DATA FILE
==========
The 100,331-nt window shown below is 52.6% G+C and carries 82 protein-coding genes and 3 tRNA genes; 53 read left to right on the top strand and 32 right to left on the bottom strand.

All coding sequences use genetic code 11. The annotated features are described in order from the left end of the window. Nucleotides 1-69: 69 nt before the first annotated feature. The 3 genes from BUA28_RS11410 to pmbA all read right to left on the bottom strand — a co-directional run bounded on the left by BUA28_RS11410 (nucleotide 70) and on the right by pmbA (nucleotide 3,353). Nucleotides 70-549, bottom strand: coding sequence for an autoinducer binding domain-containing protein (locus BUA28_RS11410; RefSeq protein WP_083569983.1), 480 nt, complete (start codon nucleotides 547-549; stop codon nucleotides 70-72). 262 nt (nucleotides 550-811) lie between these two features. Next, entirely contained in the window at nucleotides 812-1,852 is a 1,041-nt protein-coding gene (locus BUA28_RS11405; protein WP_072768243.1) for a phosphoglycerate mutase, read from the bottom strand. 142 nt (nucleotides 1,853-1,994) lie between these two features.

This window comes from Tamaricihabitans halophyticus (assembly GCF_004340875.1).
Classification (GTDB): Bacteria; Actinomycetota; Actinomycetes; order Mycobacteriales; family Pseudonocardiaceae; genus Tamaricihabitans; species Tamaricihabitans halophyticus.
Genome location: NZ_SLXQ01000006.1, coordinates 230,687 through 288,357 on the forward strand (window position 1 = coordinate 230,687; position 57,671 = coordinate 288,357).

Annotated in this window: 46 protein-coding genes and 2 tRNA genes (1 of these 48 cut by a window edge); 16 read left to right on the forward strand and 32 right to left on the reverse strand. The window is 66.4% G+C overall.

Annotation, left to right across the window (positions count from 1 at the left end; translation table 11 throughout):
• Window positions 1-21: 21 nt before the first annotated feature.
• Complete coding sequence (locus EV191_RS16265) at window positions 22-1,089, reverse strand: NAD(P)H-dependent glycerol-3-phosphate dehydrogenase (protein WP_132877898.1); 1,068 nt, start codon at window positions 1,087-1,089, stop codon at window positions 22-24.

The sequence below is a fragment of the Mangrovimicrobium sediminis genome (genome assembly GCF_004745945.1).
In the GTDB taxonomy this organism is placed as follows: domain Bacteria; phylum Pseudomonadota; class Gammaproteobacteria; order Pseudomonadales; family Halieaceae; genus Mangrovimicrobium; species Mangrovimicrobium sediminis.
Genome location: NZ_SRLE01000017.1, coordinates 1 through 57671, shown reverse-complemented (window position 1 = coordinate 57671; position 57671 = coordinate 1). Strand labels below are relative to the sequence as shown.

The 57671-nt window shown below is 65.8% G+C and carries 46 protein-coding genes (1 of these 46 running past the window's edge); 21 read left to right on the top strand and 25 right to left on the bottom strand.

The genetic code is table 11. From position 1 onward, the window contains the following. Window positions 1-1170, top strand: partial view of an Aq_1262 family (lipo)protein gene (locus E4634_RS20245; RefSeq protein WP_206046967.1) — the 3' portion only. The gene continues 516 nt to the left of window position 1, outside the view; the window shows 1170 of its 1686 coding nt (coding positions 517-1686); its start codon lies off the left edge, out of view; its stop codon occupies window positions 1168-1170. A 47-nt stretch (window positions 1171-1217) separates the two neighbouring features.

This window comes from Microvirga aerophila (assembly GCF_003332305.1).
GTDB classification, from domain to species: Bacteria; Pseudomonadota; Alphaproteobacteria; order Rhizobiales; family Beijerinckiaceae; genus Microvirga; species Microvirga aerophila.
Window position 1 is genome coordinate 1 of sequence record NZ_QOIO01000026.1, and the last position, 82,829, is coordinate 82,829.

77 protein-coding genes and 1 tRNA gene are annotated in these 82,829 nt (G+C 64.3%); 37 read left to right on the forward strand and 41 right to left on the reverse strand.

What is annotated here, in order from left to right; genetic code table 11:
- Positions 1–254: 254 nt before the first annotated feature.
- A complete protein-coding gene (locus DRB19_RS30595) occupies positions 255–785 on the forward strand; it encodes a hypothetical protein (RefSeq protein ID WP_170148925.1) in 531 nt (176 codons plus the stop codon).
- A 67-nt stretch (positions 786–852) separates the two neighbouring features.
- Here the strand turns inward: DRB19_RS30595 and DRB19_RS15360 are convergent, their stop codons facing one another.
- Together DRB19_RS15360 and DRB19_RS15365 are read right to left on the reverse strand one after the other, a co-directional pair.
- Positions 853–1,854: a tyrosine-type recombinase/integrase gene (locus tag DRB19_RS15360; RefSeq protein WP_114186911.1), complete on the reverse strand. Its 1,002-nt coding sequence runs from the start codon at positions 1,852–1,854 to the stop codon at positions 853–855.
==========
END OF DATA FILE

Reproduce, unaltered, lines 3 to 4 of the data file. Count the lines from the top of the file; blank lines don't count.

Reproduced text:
This window comes from Tamaricihabitans halophyticus (assembly GCF_004340875.1).
Classification (GTDB): Bacteria; Actinomycetota; Actinomycetes; order Mycobacteriales; family Pseudonocardiaceae; genus Tamaricihabitans; species Tamaricihabitans halophyticus.